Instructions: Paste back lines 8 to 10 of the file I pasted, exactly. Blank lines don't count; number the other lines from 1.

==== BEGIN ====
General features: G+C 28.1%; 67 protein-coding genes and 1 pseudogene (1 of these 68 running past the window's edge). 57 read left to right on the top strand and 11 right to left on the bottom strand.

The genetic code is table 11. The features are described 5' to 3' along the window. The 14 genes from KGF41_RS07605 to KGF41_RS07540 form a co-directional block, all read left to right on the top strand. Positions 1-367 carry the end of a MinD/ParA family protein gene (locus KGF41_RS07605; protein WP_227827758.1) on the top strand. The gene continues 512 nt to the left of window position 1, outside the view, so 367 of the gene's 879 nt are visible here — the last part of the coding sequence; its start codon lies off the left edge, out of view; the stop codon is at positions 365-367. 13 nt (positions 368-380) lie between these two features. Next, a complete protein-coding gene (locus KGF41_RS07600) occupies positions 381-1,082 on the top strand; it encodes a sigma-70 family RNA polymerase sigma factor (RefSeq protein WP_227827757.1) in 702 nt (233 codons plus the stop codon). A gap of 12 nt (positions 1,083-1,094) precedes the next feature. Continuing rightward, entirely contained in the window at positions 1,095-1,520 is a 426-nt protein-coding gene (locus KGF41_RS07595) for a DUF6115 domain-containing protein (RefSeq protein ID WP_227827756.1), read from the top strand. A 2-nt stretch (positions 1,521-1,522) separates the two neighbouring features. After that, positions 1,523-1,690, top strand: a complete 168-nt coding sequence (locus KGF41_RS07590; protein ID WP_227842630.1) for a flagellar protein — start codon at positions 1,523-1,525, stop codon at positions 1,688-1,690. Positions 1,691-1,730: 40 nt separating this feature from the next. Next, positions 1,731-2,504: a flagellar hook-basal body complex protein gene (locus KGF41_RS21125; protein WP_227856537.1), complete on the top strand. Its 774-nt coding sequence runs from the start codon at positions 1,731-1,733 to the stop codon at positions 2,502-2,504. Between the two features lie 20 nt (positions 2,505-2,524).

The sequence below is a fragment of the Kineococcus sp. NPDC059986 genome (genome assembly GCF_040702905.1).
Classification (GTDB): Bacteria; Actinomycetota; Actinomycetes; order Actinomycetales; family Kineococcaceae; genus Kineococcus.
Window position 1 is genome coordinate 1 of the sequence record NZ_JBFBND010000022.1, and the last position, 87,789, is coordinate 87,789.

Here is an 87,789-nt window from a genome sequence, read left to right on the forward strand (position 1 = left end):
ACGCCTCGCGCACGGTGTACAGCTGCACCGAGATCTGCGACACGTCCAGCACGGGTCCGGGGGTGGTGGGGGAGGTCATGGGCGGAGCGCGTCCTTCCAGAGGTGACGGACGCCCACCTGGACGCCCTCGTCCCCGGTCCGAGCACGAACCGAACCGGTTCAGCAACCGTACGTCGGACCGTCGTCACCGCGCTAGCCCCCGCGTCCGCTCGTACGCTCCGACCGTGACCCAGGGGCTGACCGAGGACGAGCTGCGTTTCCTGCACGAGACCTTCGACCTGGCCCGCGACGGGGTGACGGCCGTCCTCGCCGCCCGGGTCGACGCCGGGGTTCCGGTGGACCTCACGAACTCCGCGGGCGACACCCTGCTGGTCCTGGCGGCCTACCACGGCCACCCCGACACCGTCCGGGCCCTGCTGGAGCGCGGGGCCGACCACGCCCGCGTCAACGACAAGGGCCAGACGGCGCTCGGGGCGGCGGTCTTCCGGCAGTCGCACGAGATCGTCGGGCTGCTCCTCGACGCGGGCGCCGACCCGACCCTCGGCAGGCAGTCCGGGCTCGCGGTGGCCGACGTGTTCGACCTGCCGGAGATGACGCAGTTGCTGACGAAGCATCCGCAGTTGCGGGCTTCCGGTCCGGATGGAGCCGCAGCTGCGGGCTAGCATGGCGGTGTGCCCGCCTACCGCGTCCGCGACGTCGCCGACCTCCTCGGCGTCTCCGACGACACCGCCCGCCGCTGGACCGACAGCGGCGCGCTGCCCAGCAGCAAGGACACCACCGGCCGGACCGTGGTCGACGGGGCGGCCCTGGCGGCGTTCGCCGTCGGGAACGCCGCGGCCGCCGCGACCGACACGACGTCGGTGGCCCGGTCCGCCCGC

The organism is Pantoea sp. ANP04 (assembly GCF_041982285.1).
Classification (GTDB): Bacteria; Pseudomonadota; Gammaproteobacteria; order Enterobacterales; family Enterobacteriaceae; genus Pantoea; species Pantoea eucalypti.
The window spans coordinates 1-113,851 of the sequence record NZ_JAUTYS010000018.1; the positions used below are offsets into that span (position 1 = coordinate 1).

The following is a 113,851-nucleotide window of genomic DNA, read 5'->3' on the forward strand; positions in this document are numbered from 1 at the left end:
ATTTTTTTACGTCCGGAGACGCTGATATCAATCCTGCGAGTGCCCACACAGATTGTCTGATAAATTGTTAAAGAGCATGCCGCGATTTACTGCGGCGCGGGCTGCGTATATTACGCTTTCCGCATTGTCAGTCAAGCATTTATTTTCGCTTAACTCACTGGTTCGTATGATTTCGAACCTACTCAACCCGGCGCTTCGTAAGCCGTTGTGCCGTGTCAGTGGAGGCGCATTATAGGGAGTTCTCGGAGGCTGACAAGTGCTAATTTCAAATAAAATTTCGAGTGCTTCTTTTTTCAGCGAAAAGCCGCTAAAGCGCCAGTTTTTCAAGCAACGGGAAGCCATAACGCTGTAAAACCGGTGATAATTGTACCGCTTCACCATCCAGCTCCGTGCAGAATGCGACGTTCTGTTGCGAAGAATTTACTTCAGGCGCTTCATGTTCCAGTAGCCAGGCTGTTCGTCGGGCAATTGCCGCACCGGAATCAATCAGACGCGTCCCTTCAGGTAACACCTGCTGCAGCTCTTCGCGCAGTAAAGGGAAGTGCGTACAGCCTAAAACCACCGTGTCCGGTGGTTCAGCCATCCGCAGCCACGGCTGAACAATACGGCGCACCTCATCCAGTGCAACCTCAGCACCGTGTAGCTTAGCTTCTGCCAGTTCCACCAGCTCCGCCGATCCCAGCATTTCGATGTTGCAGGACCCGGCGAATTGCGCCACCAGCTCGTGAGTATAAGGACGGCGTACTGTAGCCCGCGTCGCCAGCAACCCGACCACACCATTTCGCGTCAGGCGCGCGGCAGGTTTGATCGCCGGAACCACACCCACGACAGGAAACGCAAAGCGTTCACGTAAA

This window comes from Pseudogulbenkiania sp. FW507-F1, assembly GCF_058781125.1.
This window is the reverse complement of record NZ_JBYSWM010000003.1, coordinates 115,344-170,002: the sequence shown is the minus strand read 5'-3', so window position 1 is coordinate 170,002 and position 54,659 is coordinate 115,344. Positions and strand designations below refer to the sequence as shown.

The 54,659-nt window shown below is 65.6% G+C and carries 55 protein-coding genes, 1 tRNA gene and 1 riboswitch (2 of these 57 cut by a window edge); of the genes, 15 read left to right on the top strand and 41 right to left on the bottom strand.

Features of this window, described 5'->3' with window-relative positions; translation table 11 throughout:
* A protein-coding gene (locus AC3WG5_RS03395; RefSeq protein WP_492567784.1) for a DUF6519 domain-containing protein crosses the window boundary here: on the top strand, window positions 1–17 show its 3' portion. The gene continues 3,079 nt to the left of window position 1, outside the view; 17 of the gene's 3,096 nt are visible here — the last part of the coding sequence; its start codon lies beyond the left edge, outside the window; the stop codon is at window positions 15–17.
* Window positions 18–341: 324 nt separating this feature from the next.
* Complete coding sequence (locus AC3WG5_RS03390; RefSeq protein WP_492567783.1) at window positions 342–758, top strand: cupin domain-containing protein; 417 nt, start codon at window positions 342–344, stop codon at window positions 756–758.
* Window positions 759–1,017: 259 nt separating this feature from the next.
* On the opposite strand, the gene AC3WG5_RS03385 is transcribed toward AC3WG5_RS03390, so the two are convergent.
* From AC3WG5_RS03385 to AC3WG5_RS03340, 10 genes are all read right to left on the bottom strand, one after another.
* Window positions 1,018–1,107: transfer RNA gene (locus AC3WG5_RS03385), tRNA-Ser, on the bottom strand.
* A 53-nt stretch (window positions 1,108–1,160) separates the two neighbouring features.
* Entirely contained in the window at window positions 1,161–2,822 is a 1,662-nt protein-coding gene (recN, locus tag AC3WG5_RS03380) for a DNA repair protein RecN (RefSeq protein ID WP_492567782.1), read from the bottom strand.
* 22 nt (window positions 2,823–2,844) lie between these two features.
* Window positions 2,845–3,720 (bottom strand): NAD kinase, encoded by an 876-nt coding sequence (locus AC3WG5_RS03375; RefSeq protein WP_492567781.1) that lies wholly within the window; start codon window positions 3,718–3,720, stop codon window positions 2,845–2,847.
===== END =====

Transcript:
The organism is Pantoea sp. ANP04 (assembly GCF_041982285.1).
Classification (GTDB): Bacteria; Pseudomonadota; Gammaproteobacteria; order Enterobacterales; family Enterobacteriaceae; genus Pantoea; species Pantoea eucalypti.
The window spans coordinates 1-113,851 of the sequence record NZ_JAUTYS010000018.1; the positions used below are offsets into that span (position 1 = coordinate 1).